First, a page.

40. @Lonnie E. Schubert: “The sun and life on this planet spent eons concentrating energy for us in what we now call fossil fuels. Wouldn’t we be ingrates to not use it?”

    I always try to avoid magical thinking and discourage it in others. Maybe that’s wrong. Suppose for a moment that Gaia from Greek mythology is real. The Mother of us all. She has to be aware that the Earth has been cooling and cooling for a very long time from a state much closer to a worldwide paradise than at present. Cooling to the point that 2.6 million years ago Her planet slipped into a brutal ice age. What to do? How to get back to Greenhouse Earth conditions? Is it possible that Gaia, in Her Wisdom, brought forth a new species with a mind capable of technology and science for this very purpose? Is it possible that She has a plan for the human race to break the Earth out of this ice age and return to a climate far more friendly to plants and animals? Is it possible that our mission in life is to liberate the CO2 buried deep in the ground, raise the temperature, melt the ice caps and leave behind Icehouse Earth with no regrets? And if CO2 doesn’t do it, is it possible that is is our responsibility to find a way; to alter continents; to block ocean currents and open others; to geoengineer big time; to do what ever it takes? Just saying.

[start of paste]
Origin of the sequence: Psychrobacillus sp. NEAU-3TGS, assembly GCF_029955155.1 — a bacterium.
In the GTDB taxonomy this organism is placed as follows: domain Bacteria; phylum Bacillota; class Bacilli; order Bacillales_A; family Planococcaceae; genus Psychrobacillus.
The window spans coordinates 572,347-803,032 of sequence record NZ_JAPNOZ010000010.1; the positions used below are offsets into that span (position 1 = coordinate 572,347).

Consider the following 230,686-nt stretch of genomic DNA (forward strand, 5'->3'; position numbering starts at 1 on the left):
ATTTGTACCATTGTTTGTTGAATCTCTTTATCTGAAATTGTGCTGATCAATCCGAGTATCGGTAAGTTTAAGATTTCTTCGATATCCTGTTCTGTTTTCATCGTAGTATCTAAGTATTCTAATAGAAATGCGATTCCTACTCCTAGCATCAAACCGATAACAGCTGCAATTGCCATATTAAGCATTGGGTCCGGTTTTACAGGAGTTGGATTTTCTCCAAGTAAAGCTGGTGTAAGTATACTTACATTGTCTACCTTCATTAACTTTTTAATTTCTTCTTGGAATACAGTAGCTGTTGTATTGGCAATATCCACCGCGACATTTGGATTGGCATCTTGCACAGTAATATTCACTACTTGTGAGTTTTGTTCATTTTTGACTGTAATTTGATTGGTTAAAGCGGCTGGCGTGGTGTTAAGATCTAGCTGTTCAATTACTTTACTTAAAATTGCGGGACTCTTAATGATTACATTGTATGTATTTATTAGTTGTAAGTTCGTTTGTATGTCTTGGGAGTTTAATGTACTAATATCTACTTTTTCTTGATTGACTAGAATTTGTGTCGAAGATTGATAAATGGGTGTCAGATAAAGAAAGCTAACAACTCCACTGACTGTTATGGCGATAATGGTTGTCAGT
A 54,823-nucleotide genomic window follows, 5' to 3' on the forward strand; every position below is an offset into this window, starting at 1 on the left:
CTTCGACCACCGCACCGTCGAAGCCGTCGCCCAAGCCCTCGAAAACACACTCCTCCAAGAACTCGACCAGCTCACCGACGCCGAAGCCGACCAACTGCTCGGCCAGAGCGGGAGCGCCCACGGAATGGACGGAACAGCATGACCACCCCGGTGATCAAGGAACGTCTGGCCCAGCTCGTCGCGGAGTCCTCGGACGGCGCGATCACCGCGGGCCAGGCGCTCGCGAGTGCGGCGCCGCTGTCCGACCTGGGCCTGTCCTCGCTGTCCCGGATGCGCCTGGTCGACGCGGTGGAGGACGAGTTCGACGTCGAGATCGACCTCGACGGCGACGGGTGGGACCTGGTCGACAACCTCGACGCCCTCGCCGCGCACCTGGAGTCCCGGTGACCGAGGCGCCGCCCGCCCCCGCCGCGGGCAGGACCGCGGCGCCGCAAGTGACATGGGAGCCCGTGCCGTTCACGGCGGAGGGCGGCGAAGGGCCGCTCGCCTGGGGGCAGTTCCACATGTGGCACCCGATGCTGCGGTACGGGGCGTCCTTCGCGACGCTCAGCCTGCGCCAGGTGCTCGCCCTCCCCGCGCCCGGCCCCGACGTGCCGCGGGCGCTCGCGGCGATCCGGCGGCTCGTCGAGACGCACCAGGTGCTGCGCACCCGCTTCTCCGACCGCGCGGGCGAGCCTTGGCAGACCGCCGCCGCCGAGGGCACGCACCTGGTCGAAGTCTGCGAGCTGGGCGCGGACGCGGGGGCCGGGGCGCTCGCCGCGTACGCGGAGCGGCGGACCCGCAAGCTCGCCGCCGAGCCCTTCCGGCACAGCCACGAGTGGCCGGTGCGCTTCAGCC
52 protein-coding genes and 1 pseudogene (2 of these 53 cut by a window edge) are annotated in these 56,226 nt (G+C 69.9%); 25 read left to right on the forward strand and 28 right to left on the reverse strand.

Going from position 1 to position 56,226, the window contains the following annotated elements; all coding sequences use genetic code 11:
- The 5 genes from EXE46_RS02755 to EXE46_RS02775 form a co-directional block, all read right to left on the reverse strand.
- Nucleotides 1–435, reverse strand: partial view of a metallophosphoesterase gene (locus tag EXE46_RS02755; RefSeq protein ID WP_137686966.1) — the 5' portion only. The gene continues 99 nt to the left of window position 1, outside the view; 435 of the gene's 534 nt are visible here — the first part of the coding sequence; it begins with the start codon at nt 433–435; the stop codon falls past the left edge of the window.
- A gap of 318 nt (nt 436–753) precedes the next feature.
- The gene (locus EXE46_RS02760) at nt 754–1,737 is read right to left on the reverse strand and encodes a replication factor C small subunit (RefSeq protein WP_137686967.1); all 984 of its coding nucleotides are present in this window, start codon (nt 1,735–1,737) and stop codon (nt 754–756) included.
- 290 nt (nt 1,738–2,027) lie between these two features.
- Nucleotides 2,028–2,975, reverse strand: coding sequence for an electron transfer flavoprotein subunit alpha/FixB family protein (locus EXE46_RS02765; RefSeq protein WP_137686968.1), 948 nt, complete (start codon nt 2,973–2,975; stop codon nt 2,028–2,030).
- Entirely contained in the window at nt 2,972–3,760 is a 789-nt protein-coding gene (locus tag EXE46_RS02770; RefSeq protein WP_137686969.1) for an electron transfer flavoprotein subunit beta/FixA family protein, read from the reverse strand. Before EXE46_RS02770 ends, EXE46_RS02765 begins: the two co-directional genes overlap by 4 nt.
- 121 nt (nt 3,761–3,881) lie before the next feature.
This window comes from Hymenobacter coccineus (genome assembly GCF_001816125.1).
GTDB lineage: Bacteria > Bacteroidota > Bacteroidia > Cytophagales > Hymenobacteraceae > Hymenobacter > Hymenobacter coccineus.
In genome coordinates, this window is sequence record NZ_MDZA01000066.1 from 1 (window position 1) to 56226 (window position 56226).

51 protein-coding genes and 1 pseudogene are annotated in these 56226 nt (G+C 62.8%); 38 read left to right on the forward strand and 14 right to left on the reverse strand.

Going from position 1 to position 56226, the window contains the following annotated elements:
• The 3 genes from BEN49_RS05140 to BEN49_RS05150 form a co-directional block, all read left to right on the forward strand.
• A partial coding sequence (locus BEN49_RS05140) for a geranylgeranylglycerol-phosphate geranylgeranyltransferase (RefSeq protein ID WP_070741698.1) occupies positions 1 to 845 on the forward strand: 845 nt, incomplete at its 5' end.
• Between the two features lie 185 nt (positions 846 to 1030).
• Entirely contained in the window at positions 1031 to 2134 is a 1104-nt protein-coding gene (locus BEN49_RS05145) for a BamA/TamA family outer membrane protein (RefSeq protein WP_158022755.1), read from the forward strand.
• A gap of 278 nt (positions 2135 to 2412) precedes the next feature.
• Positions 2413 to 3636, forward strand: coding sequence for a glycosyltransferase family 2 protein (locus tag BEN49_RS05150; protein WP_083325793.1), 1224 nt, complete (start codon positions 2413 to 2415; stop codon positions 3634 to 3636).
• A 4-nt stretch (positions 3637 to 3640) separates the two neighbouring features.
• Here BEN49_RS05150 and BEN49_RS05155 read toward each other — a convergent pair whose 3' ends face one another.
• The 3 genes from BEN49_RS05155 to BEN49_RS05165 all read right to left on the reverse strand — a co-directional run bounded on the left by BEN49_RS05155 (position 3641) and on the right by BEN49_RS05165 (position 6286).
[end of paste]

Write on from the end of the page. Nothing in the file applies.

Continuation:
41. Gail Combs says:

    bw says: @ January 24, 2014 at 5:09 pm

    ….Western agriculture is 100 percent industrialized. Try to produce food without fossil fuel, I’d guess that food production would drop by 99 percent. Farmers without fuel or electricity would also starve.
    >>>>>>>>>>>>>>>>>>>>>>
    No farmers would not starve. Most of us have our gardens and wood lots. It is the locust swarming from the cities that would be the problem.

    As far as farming goes, many inventions were made between 1770 and 1870 The problem is most of the energy supplied was from human and animal muscle with a bit of wind and water energy. “1862-75 – Change from hand power to horses characterized the first American agricultural revolution” the problem is that at that level of civilization 1860 – Farmers made up 58% of labor force

    Even so you were still looking at Coal as a form of energy in the 1700s and 1800s

    …The Industrial Revolution played a major role in expanding the use of coal. During the first half of the 1800s, the Industrial Revolution spread to the United States. Steamships and steam-powered railroads were becoming the chief forms of transportation, and they used coal to fuel their boilers.